(Facebook, LinkedIn and Google+ readers: click through to the original WordPress blog post so you can use the WordPress 360° photo viewer: you’ll be glad you did!)
This marks the wrap-up of my time at The Film School at Santa Fe University of Art and Design (which is closing — lock, stock and barrel — on June 30, 2018). I moved into this office in 2010, when hired as full-time screenwriting faculty for the University. Our high watermark — as a department — might have been in 2016 when we were named by trade publication Variety as one of the “entertainment schools on the move.”
Certainly that was our goal.
For me, the best part of the job these past 8 years was the challenge of building a top level program from scratch (I’m a writer: building something from nothing is what I do).
That included creating and managing the department’s social media; writing and producing numerous department promos; drafting numerous proposals and initiatives; mentoring 5 seasons of Shoot the Stars!®; founding and executive-producing Outdoor Vision Fest® (which became one of the premiere one-night events in Santa Fe); and — oh, yeah — teaching.
All of the above happened partially or fully in my office (even the teaching — since individual meetings with students constituted a good portion of the instruction and mentoring).
The attractions of Santa Fe made it possible to attract a higher-caliber faculty than would typically be possible in such a small city, and I feel truly blessed to have worked alongside such gifted, creative colleagues (full-time and part-time) this past decade. The day-to-day is what you really know, and that was the part of the job for which there was no doubt.
The rest?… You don’t know. At UC Berkeley, I studied with giants in their fields — Seamus Heaney, Thom Gunn, and Ishmael Reed, among others. Do they know what a profound impact they had on the entirety of my career?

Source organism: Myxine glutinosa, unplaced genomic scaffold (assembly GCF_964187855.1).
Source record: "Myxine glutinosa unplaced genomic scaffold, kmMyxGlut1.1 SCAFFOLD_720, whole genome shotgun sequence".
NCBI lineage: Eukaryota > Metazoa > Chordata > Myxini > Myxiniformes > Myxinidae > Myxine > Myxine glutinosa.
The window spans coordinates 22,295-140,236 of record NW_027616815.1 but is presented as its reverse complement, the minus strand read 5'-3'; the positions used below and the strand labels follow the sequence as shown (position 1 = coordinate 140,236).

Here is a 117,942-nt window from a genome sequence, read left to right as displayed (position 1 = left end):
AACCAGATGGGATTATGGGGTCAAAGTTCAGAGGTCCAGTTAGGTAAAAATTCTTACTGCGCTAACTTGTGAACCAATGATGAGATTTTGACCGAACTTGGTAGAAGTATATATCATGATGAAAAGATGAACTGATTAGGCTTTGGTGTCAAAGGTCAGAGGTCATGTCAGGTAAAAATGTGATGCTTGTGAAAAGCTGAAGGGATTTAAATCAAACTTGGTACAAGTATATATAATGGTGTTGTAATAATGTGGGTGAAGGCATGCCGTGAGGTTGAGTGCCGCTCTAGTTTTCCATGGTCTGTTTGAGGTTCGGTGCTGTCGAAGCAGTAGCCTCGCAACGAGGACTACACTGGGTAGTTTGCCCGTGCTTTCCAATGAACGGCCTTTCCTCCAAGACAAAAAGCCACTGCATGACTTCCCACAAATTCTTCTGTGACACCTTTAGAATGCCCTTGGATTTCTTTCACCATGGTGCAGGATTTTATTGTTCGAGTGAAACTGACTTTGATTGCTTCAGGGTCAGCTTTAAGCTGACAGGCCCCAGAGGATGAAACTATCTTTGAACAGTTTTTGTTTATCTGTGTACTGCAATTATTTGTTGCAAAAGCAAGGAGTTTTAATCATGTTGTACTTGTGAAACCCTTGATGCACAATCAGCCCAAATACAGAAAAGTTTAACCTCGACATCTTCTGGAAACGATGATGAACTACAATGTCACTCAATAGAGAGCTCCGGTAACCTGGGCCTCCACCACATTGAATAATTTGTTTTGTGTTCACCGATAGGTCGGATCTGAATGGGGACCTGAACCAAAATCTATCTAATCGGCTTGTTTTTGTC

They don’t. I was one of many students of theirs. And as a professor, you don’t ever get issued a preview of the next several decades of the lives of your students.
You just hope you make a difference of some kind.
So to all the students who spent time in my courses: it was a pleasure engaging and interacting with you, pushing you, and watching you grow and mature. I wish you all the success in the world in the years ahead.
In conclusion, two views of my office (room 208 in the Garson Communications Center): 1) up above, operational, and 2) down below, emptied out.
I’m not very sentimental about most buildings, and I won’t be doing any drive-bys of my old campus office at night. Que será, será.
In the meantime, some interesting adventures lie ahead. One of them is my feature film script 2-WAY, which I’m executive producing as we complete funding and head towards production (by the end of 2018, if the stars, checkbook and schedules all align).
What, you haven’t liked 2-WAY on Facebook yet? Well, now’s the time. (No reward in waiting.)
And I’ve got a few other things brewing. Stay tuned.